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Raiders respond to early adversity, excel late

Raiders respond to early adversity, excel late Raiders respond to early adversity, excel late




It took 11 games, but the Medford Raiders got their first full 48-minute test of the 2019 football season Friday and, after some shaky moments early, came out with a passing grade in a thrilling 16-14 win over River Falls in their WIAA Division 3 Level 2 battle at Raider Field.

In playoff football, the grades are pass or fail, and the Raiders got the desired result by scoring 14 points off two gamechanging Wildcat turnovers, including a big touchdown just before halftime, running for 228 yards against a stout River Falls defense while erasing an early 6-0 deficit and playing much-improved second-half defense, particularly on two fourth-quarter stands.

The first of those stands ended in a high snap that Wildcat punter Joe Stoffel kicked out of the end zone for the tiebreaking safety with 8:59 left in the game that ultimately won it for the 11-0 Raiders.

“We’ve talked about that for quite a bit of the year, that at some point in time we’re going to face some adversity,” Medford head coach Ted Wilson said. “The way you respond to that adversity is going to decide how the outcome of that particular game is. I thought the kids did well. It’s a statement to their positive attitude to stick with it and not get negative and to keep trusting the system and the process. I thought the kids responded well to facing down maybe the first significant adversity that we’ve had all year.”

“I’m sure at the start, yeah I was feeling a little down but I realized we had to pick it up,” said Doug Way, who got Medford on the board with a 26-yard touchdown reception in the final minute of the first half and sealed the win by pushing River Falls quarterback Peter Noreen out of bounds on fourth-and-nine with 1:12 to go. “We still had three and a half quarters to go. That can’t stop us from going for our goal.”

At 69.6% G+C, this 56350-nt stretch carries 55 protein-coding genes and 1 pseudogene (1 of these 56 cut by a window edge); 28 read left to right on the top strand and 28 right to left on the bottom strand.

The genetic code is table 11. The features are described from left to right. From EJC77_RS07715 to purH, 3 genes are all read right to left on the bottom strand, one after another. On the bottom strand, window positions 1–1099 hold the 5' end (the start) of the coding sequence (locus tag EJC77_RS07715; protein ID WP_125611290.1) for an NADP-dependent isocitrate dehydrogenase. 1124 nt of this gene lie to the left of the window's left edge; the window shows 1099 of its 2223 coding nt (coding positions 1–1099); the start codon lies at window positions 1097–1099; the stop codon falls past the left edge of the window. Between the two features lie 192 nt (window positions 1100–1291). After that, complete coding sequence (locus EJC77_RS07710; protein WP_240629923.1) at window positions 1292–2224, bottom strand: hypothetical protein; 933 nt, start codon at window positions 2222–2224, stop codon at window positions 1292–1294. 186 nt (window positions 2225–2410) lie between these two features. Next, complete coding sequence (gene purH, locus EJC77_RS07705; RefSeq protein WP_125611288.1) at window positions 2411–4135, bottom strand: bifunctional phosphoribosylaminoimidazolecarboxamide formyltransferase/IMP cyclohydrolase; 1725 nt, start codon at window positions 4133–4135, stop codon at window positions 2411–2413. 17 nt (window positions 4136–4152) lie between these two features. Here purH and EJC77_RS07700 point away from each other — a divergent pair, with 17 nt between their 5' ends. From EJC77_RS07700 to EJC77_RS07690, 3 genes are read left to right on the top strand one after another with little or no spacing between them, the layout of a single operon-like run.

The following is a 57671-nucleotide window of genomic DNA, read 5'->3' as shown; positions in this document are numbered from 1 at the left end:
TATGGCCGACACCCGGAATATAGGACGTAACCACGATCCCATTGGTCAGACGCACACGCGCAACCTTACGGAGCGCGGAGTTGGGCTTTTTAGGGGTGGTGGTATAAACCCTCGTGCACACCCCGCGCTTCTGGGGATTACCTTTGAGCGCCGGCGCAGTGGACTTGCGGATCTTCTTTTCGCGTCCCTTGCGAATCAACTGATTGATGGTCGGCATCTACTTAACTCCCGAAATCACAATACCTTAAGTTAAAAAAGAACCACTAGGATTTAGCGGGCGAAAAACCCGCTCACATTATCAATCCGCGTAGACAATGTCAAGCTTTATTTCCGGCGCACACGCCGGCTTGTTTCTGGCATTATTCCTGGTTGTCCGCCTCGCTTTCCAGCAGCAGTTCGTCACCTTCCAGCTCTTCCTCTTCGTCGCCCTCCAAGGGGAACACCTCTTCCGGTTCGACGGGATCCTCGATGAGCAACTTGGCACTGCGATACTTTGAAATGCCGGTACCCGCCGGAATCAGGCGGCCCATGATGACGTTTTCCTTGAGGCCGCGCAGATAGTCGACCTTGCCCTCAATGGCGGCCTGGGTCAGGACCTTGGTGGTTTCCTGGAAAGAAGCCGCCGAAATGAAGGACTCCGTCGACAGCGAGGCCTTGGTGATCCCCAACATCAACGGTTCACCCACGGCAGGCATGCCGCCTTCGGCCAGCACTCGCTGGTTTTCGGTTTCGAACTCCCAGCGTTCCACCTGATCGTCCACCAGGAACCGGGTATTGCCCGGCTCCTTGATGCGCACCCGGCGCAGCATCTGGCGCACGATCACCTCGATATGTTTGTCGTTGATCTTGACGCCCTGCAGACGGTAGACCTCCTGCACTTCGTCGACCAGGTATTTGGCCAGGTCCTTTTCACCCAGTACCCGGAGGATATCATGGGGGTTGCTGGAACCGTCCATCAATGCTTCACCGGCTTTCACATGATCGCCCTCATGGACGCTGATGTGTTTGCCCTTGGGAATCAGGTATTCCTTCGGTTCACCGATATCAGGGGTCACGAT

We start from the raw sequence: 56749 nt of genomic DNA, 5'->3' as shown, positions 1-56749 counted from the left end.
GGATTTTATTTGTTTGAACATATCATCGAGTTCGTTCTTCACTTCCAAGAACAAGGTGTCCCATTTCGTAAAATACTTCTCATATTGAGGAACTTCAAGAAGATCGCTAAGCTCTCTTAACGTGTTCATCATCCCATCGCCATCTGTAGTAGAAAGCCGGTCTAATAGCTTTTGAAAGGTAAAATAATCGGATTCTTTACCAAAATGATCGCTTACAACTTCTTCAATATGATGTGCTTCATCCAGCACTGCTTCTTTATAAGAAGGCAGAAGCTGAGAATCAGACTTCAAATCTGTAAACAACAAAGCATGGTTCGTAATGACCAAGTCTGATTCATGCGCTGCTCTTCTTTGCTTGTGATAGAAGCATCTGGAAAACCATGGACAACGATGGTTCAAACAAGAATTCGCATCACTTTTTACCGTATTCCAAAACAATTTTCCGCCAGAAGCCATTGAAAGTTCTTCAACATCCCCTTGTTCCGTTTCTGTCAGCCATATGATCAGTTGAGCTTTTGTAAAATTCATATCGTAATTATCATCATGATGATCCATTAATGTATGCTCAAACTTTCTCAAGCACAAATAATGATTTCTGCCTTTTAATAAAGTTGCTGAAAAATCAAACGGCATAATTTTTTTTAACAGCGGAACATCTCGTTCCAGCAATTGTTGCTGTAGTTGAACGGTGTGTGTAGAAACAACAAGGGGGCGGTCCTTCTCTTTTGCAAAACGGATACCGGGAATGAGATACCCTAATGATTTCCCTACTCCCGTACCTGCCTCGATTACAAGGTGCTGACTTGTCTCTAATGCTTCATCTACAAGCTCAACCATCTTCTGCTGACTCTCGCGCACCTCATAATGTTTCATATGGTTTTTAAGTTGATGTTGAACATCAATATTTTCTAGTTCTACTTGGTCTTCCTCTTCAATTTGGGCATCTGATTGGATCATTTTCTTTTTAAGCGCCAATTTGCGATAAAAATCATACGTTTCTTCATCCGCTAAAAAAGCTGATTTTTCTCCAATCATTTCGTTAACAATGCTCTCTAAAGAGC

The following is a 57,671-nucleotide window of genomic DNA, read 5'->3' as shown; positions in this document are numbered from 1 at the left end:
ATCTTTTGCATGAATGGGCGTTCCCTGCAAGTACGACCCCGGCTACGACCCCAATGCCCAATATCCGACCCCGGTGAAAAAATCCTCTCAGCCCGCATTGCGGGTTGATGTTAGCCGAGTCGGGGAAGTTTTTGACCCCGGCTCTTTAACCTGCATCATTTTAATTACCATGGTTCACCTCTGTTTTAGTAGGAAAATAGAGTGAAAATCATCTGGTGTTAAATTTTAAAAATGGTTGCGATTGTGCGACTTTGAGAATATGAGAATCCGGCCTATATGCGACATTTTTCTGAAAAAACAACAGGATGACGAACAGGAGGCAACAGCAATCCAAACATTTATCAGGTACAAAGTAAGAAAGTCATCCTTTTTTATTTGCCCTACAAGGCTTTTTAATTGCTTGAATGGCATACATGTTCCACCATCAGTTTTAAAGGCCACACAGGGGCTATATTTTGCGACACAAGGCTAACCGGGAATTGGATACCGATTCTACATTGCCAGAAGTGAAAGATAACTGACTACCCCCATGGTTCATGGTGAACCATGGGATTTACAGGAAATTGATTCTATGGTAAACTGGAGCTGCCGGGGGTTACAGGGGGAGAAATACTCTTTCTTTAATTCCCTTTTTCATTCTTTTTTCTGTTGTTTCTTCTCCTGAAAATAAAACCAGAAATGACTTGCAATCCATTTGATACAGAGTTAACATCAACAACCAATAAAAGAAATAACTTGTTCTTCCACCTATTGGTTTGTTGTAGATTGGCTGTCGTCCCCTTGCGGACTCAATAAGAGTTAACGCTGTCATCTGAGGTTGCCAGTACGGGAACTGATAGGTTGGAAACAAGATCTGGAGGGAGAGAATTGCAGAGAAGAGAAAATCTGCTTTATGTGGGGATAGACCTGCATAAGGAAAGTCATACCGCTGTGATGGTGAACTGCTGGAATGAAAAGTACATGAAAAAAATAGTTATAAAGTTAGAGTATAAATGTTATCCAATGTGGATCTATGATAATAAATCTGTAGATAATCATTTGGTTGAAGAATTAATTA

Both teams moved the ball well in a back-and-forth first half, but mistakes by each team in enemy territory kept it just a 7-6 game at halftime.

Medford’s initial drive stalled at River Falls’ 41 after two first downs and Logan Baumgartner’s punt got into the end zone for a touchback. The Wildcats went 80 yards on just six plays with the big one being a 53-yard scamper by running back Michael Krueger. Krueger’s 1-yard score made it 6-0, but the Wildcats botched the hold on the extra point, keeping it a sixpoint game with 5:39 left in the opening quarter.

Medford again drove into Wildcat territory, keyed by Ean Wilson’s second run of more than 25 yards in the opening quarter, but a holding penalty set the drive back. On fourth down from the 21, Emett Grunwald was open at the goal line but slipped. Peyton Kuhn’s pass bounced off Grunwald’s chest and was intercepted by Arsenio Black, who returned it to the 18.

The Wildcats drove into the red zone, with Noreen running 37 yards on the big play of the drive, but a holding penalty got them into a third-and-long situation and Justin Sullivan was in the right place at the right time, intercepting a pass that was tipped by Wildcat receiver Payton Flood at the 19-yard line.

“We weren’t doing a great job with some of their motion,” Ted Wilson said of Medford’s defensive first half. “Not that we hadn’t game-planned for that, but we were allowing our eyes to go to different spots instead of trusting the keys and trusting the game plan as to who leads us to the ball. It took our kids a little while to settle down and come back to what we’d planned to do in the first place. Then they played much better.”

“We didn’t play very well at all,” Ean Wilson said. “We weren’t the defensive team we normally are. We found a way in the second half and picked it up.”